Funerals and other happy times

Tuesday, April 2, 2024

No, funerals are not happy times but as my pastor says we are all terminal so we should make the best of it. Last week I grieved at the funeral of the wife of my best friends in life. Dan was a compatriot from country grades through high school until we both went off into the Air Force. As so often happens he found a pretty young lady, a perfect fit to become his wife, near the airbase where he was stationed in New Mexico. His wonderful wife, they lived here locally, suffered from the ravages of cancer and knew that the end was coming near so was involved with planning her own funeral. She had asked their very capable choir director to put together happy action-packed songs for the congregation to sing together. The two pastors that participated both had life affirming messages but the congregation singing together was for me the highlight of our celebration of Ruth’s life.

Late in my own mother’s life Grannie Annie and I used to tease her a bit about how many funerals she seemed to attend. Now living in our eighties we have come to understand that is our friends that are passing so often and we feel compelled to attend, mix with their families and say a final good bye.

In my senior year in high school I was somehow voted in as class president. Departing into the Air Force shortly after graduating as the last class in old building on West 1st street. Grannie was in the first class to graduate from the new (present) high school building. Anyhow being away for twenty-five years I attended class reunions but had no role in planning Class of ’55 events. Retiring from the military in 1980 we moved back to the family farm and somehow the responsibility of planning and doing class events fell into my lap. Actually keeping track of my former high school classmates has been a pleasure.

Back to the thought of attending funerals I can report that of the 127 of us that graduated together 69 have passed into the beyond. That number isn’t very accurate because there are at least three of which I have no record of where they lived or have done in life after graduation.

Accomplishments are interesting to me. One of us, Louis Dickenson, became a medical doctor to serve his fellow man but died at age 37 – too early in life! They have spread across our nation and at least two live on the East Coast and a like number in the far west. Pat Murphy married a young man that became an engineer and has his name on several patents that made the space shuttle the success that program was. The draft was still in effect and at least a third of the males in the class and one lady served in the military even through the Vietnam War. At least two of us served long enough to retire. Another interesting fact is that about a third of the class stayed and lived productive lives in the local area. I suspect that figure is about the percentage of high school graduates that stay in the local area even today.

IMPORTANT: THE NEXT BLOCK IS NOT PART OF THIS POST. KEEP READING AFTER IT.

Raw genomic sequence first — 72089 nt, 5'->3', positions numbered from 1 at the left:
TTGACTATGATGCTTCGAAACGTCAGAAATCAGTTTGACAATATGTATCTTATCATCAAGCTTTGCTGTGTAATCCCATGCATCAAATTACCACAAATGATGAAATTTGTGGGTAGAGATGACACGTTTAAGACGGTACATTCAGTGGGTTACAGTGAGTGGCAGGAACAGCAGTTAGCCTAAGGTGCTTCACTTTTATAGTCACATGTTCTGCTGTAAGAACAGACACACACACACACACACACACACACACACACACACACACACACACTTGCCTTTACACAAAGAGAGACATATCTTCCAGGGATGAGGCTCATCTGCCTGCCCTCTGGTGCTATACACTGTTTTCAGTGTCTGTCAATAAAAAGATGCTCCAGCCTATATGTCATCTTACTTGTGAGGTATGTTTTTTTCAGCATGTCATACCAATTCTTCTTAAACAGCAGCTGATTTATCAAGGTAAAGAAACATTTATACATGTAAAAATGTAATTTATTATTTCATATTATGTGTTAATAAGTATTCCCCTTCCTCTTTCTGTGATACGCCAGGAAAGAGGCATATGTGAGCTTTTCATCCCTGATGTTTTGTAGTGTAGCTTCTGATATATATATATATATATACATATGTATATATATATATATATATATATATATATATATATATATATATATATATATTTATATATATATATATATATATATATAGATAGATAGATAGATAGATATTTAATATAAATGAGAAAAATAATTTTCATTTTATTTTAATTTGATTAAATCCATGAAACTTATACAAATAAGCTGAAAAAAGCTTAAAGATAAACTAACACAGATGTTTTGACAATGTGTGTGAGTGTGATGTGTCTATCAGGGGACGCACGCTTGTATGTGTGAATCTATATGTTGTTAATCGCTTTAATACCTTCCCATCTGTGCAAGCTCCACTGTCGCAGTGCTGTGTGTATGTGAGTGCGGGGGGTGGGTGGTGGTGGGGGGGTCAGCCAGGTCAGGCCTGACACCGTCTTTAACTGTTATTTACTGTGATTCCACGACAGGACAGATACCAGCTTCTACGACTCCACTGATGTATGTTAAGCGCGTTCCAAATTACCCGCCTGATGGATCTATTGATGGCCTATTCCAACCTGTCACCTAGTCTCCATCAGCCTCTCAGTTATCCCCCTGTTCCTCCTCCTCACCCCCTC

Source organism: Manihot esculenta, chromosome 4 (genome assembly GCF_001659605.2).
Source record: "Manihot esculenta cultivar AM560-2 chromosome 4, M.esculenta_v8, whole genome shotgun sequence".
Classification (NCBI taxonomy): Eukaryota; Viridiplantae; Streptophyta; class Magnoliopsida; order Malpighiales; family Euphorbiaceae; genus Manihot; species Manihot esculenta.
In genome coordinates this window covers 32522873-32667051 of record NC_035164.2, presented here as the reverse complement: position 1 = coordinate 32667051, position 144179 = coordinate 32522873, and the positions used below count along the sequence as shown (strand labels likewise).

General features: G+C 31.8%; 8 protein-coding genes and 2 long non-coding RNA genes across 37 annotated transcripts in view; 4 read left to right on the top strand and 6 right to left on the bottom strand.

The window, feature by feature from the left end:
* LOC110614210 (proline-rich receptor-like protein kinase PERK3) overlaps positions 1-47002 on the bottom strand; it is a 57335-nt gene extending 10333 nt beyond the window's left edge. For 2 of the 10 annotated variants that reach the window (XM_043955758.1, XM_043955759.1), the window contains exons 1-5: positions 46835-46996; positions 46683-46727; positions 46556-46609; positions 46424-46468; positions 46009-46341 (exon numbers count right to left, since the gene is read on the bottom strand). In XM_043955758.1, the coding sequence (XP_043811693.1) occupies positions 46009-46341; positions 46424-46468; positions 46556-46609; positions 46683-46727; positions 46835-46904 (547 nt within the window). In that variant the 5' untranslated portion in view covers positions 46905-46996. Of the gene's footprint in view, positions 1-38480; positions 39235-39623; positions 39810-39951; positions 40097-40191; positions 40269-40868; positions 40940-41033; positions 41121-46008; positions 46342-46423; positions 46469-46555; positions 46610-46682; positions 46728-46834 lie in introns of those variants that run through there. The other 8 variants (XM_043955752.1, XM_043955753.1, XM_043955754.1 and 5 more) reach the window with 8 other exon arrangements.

Stories: Chauncy Dunn served a tour in the Navy. When he got out he was looking for something to do and discovered that our space effort needed personnel to man ships to provide communications worldwide to spacecraft in orbit. Chauncy volunteered and eventually served at Cape Canaveral in charge of critical timing of space launches including the many delays that we observed.

John T. Harris Jr took over management of McCook’s iconic DeGroff Store and expanded it to the nationwide chain that we knew as “Lots to Love”.

In a little more spicy pursuit one of our female classmates married and after children things got a little rocky. She divorced and moved to a western state where she entered into a series of marriages, short time, then divorced taking as much settlement as the court would allow. She even attracted her daughter into that practice. After something like twenty marriages a judge decreed that she stop the practice under threat of a prison sentence. Hmmm! Enough.

For the past 26 seasons McCook has hosted an event we created and now call the Buffalo Commons. The 27th Annual Buffalo Commons Storytelling and Music Festival will be held on June 14th –16th, 2024. Don’t miss these fun-filled events: Historic Fox Theatre stage show, dinner cabaret, building and stained-glass tour, art shows, museum melodies and memories, open mic opportunities, poetry sharing, Kids Fest and much more! Local talent will participate plus featured guest artists will be Paul Strickland and a musical group the Stillhouse Junkies.

For a taste of how the event works come to the Bieroc Café this evening (April 2nd) from 7—8 pm to listen to local Christian romance author and self-proclaimed coffee addict, pickleball enthusiast, storyteller and friend, Jennifer Rodenwald how she came to write and be published. You too may have a chance to comment on your own experience.

That is how I saw it.

Dick Trail

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